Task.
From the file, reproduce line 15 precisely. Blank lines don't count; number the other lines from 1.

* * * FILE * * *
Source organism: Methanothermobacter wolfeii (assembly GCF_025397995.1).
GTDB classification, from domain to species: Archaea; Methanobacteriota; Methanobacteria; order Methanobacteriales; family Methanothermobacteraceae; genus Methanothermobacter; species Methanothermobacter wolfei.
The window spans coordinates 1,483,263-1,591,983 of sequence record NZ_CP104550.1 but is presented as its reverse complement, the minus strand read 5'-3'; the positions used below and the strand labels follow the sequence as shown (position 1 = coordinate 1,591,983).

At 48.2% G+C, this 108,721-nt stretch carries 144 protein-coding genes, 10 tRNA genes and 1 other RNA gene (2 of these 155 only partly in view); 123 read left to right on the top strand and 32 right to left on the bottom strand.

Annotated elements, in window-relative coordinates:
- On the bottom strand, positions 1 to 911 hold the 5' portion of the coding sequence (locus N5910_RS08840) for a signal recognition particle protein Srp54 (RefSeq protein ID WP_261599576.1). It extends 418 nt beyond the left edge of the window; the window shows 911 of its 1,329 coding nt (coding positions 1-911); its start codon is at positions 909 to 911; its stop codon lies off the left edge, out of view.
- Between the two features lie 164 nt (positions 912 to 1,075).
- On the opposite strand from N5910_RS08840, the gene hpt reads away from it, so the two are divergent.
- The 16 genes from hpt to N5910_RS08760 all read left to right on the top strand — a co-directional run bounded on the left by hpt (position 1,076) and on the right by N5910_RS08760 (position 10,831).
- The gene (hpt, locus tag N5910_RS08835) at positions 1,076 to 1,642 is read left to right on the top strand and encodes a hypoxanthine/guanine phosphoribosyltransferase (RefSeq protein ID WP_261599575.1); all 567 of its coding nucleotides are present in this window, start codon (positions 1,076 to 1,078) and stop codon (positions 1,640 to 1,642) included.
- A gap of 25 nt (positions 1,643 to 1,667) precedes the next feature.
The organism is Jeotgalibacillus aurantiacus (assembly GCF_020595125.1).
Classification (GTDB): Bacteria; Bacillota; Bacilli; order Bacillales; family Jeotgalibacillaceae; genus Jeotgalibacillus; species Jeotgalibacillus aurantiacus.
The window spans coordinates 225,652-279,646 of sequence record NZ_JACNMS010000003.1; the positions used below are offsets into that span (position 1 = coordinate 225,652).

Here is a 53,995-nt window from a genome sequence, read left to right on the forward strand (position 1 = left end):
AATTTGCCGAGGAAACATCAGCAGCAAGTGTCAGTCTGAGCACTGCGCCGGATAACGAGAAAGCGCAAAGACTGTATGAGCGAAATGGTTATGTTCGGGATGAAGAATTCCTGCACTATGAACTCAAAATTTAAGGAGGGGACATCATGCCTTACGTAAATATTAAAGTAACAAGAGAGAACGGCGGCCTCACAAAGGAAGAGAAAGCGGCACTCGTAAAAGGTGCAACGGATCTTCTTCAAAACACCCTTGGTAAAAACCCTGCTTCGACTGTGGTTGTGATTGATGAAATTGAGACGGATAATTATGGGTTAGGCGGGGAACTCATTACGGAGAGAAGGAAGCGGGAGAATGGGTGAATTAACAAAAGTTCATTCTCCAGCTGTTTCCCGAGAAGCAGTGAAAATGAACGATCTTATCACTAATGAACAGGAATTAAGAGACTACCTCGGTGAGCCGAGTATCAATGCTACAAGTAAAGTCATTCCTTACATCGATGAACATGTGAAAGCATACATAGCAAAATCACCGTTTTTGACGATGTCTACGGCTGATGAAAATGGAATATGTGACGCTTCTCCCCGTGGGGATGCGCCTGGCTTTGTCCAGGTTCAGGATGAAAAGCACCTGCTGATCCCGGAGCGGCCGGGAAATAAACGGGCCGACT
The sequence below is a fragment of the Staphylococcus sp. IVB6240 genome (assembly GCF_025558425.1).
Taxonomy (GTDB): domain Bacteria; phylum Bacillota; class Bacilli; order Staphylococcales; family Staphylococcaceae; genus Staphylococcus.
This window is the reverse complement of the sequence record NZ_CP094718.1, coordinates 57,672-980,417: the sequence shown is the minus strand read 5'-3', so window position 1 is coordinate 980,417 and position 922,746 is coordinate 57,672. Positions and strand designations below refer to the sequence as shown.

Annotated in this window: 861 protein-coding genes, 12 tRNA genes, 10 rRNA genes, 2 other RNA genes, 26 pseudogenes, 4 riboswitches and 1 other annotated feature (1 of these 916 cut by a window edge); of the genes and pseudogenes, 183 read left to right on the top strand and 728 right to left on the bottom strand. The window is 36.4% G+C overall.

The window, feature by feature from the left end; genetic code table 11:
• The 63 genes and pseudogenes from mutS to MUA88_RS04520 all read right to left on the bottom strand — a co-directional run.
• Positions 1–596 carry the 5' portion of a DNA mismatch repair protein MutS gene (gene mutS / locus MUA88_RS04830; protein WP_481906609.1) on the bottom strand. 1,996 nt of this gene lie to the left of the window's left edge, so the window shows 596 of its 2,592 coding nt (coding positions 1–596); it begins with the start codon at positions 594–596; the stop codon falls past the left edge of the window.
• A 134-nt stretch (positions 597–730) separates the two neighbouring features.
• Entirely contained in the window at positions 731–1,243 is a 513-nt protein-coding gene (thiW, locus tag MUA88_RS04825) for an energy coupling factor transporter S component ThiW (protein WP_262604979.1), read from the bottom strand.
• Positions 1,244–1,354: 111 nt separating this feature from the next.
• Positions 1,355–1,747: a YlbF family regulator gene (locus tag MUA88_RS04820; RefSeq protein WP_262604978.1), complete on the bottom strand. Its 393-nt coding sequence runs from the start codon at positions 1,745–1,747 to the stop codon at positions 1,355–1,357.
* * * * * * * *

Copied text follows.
Here is a 53,995-nt window from a genome sequence, read left to right on the forward strand (position 1 = left end):